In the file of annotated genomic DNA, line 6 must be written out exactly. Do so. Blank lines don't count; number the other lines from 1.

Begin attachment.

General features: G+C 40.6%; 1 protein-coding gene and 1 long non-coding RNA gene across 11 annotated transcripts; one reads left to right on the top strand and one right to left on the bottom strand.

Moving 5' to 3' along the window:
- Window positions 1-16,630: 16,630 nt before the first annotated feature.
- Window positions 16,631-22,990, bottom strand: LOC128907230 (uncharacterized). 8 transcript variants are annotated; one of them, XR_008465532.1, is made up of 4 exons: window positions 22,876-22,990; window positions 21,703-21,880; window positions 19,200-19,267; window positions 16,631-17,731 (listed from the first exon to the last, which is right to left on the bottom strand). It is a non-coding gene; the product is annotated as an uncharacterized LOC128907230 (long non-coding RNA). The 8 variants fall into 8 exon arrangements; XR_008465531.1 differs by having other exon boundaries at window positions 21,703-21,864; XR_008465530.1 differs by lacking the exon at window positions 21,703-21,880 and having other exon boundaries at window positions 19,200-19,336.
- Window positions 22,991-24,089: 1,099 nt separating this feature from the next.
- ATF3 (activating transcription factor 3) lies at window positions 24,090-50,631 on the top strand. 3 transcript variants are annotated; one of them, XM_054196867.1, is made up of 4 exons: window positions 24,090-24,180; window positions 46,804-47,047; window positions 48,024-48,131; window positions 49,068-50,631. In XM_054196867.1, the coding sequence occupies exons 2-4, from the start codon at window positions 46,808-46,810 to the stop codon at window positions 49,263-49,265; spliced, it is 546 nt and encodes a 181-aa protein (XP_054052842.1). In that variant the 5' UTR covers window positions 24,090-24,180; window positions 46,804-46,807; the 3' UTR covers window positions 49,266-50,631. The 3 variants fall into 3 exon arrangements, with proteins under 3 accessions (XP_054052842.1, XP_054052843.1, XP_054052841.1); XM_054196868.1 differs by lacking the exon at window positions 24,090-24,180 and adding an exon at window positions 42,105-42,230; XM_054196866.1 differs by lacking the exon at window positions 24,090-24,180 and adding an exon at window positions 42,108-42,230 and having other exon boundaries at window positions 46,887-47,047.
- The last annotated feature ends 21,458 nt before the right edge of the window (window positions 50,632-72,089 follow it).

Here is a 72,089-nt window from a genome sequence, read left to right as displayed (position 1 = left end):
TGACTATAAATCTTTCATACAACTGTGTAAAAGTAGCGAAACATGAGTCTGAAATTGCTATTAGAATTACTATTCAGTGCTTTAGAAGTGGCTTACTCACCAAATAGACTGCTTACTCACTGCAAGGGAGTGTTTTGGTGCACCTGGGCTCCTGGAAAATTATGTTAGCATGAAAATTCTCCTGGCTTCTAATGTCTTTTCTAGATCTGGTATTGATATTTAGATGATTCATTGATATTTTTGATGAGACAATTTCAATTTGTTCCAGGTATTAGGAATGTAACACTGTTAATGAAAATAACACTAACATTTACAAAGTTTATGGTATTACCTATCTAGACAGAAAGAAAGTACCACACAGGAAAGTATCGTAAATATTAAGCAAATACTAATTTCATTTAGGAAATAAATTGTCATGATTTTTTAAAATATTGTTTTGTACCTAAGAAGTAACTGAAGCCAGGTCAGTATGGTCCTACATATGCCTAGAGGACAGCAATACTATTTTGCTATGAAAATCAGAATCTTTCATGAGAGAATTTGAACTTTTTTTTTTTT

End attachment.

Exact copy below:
- ATF3 (activating transcription factor 3) lies at window positions 24,090-50,631 on the top strand. 3 transcript variants are annotated; one of them, XM_054196867.1, is made up of 4 exons: window positions 24,090-24,180; window positions 46,804-47,047; window positions 48,024-48,131; window positions 49,068-50,631. In XM_054196867.1, the coding sequence occupies exons 2-4, from the start codon at window positions 46,808-46,810 to the stop codon at window positions 49,263-49,265; spliced, it is 546 nt and encodes a 181-aa protein (XP_054052842.1). In that variant the 5' UTR covers window positions 24,090-24,180; window positions 46,804-46,807; the 3' UTR covers window positions 49,266-50,631. The 3 variants fall into 3 exon arrangements, with proteins under 3 accessions (XP_054052842.1, XP_054052843.1, XP_054052841.1); XM_054196868.1 differs by lacking the exon at window positions 24,090-24,180 and adding an exon at window positions 42,105-42,230; XM_054196866.1 differs by lacking the exon at window positions 24,090-24,180 and adding an exon at window positions 42,108-42,230 and having other exon boundaries at window positions 46,887-47,047.